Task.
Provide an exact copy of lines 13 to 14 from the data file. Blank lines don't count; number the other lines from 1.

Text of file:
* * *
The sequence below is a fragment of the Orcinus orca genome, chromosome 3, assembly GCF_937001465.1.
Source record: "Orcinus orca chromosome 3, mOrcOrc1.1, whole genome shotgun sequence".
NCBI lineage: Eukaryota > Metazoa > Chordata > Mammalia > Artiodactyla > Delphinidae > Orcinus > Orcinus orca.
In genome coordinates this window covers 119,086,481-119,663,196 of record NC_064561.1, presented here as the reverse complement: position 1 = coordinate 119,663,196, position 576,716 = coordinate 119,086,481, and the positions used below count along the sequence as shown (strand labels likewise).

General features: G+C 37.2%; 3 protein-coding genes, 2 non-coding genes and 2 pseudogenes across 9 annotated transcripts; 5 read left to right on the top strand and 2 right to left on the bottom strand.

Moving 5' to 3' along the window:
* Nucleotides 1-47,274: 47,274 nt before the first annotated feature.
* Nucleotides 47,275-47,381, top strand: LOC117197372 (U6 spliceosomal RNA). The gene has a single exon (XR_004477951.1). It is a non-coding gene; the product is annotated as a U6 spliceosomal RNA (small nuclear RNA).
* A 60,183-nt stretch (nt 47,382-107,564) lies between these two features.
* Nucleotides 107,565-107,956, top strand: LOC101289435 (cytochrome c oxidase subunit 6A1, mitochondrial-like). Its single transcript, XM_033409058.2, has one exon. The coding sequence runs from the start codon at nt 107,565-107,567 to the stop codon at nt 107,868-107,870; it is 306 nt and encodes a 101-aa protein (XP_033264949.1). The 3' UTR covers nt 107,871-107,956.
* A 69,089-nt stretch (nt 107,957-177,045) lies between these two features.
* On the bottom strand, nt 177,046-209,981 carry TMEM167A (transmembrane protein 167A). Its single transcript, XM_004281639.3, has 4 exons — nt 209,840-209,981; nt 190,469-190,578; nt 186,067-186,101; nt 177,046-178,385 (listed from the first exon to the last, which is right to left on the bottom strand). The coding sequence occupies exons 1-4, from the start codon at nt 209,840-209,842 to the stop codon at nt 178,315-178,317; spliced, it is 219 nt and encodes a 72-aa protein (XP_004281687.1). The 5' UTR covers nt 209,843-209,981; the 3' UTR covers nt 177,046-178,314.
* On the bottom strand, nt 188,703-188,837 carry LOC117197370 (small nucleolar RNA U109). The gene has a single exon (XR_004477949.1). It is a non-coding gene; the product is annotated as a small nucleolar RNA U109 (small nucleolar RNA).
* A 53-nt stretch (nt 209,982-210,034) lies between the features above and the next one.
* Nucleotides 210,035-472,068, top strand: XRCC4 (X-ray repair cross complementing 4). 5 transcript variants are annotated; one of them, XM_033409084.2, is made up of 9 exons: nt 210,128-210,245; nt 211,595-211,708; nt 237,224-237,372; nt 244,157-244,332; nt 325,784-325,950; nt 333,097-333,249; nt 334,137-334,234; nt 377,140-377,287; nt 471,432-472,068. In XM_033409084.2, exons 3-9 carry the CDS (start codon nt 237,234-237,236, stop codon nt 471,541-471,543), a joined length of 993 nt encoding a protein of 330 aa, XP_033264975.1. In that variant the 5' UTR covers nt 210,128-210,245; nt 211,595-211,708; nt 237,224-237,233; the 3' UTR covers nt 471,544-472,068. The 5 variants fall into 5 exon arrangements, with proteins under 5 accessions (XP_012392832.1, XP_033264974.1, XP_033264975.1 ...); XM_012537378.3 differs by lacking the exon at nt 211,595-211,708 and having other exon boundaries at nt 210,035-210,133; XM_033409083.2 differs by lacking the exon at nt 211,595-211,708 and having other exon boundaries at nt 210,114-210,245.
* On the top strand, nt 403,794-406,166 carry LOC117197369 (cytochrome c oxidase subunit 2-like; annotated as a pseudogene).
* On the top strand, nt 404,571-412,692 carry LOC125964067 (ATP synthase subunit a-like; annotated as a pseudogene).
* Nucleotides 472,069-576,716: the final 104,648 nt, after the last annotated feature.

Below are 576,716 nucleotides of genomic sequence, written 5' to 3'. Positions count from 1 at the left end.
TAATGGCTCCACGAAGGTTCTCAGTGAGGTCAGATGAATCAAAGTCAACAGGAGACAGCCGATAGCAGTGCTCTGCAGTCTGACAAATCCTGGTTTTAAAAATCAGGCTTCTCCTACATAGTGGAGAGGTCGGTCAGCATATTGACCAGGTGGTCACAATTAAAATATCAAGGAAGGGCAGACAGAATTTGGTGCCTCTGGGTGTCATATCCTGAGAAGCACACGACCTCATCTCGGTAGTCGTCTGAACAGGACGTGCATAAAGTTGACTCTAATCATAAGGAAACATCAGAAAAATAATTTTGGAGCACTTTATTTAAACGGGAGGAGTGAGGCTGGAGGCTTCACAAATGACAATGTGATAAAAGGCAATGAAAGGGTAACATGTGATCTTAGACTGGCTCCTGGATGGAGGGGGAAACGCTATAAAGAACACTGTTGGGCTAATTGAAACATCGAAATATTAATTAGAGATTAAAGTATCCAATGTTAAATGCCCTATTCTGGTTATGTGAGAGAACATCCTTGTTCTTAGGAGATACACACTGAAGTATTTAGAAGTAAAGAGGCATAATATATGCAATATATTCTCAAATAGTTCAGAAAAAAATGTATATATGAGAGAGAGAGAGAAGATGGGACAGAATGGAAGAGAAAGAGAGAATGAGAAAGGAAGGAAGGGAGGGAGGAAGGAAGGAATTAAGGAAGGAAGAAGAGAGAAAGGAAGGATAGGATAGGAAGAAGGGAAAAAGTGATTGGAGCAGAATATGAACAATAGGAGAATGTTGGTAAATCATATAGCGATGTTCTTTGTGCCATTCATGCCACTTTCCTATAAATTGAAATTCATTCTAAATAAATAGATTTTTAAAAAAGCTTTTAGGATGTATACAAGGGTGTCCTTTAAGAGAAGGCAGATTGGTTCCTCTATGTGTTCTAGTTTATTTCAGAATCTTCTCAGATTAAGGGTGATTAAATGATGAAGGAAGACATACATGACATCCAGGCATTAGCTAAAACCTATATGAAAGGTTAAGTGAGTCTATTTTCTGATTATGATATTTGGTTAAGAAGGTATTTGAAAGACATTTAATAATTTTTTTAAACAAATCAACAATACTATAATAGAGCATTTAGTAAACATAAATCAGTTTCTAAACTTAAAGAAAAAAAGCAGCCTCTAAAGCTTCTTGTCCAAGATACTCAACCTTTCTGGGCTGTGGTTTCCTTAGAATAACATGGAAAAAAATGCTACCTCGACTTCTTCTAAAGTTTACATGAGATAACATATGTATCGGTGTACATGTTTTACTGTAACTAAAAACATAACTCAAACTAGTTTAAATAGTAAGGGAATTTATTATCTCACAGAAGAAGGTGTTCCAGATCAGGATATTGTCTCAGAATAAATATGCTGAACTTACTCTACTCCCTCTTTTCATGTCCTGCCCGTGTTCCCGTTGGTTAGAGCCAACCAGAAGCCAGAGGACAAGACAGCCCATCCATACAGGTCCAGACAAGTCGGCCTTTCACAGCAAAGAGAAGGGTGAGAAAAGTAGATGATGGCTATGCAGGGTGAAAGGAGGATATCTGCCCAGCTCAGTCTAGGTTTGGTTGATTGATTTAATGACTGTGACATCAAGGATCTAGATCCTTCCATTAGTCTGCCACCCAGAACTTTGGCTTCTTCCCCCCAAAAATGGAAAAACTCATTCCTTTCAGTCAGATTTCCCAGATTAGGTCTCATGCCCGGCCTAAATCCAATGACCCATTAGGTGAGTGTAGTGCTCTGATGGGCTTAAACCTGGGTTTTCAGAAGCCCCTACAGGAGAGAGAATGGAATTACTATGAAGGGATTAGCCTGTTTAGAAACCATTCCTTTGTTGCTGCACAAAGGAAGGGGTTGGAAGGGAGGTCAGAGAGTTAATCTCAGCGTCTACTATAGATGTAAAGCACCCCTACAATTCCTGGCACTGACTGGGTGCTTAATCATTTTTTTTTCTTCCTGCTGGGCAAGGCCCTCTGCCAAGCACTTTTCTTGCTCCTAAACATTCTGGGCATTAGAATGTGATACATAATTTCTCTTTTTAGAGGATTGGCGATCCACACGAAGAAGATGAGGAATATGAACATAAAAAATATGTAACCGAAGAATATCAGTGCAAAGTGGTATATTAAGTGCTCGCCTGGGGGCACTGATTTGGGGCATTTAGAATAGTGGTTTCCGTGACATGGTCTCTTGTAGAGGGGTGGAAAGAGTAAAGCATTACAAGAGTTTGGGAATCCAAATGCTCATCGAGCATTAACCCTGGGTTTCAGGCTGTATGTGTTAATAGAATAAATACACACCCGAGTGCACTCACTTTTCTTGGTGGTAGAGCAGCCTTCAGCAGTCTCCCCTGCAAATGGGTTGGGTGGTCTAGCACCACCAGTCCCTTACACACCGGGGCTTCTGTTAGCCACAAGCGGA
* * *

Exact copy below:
* On the bottom strand, nt 188,703-188,837 carry LOC117197370 (small nucleolar RNA U109). The gene has a single exon (XR_004477949.1). It is a non-coding gene; the product is annotated as a small nucleolar RNA U109 (small nucleolar RNA).
* A 53-nt stretch (nt 209,982-210,034) lies between the features above and the next one.